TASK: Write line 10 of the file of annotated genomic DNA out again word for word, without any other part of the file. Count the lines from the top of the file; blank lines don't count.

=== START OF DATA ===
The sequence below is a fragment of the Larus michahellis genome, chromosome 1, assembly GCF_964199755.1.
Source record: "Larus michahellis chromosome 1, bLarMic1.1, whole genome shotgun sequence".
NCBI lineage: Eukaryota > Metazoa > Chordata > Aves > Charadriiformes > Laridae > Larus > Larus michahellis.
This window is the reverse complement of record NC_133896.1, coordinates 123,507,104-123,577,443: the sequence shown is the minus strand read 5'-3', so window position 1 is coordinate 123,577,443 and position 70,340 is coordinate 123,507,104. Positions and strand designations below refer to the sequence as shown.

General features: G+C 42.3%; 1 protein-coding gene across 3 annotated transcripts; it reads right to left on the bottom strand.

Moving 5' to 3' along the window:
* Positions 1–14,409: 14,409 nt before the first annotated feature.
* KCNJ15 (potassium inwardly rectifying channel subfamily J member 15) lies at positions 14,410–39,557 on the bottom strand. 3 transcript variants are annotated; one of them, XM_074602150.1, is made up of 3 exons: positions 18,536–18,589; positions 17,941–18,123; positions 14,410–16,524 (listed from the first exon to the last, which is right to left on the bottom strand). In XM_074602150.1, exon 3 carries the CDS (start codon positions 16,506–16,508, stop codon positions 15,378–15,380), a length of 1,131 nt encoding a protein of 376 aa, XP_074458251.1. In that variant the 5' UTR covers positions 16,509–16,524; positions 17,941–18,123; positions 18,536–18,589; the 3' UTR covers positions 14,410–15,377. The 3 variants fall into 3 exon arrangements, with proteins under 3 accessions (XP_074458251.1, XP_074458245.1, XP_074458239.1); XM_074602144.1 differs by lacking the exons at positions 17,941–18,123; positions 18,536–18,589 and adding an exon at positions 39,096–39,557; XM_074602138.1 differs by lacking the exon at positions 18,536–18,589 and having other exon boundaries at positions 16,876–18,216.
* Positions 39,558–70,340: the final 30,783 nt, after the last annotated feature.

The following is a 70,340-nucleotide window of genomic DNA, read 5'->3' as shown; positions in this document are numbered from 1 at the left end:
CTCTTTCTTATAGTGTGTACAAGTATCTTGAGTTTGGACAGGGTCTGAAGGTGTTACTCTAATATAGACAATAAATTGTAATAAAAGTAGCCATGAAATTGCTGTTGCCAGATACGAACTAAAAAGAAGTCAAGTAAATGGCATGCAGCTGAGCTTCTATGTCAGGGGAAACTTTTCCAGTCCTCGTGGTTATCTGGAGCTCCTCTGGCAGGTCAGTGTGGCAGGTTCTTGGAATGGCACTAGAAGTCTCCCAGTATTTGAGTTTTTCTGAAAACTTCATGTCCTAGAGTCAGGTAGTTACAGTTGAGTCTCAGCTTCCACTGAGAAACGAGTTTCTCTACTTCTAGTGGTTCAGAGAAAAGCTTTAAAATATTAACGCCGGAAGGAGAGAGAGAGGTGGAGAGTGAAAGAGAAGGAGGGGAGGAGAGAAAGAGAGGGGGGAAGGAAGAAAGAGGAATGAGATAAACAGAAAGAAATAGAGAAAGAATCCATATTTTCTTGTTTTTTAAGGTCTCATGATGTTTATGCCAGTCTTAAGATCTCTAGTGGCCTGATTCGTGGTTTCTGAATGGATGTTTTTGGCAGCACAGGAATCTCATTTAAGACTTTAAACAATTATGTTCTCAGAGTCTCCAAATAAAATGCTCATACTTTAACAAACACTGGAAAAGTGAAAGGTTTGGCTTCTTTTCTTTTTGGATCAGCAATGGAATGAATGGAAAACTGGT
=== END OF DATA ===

The following is a 70,340-nucleotide window of genomic DNA, read 5'->3' as shown; positions in this document are numbered from 1 at the left end: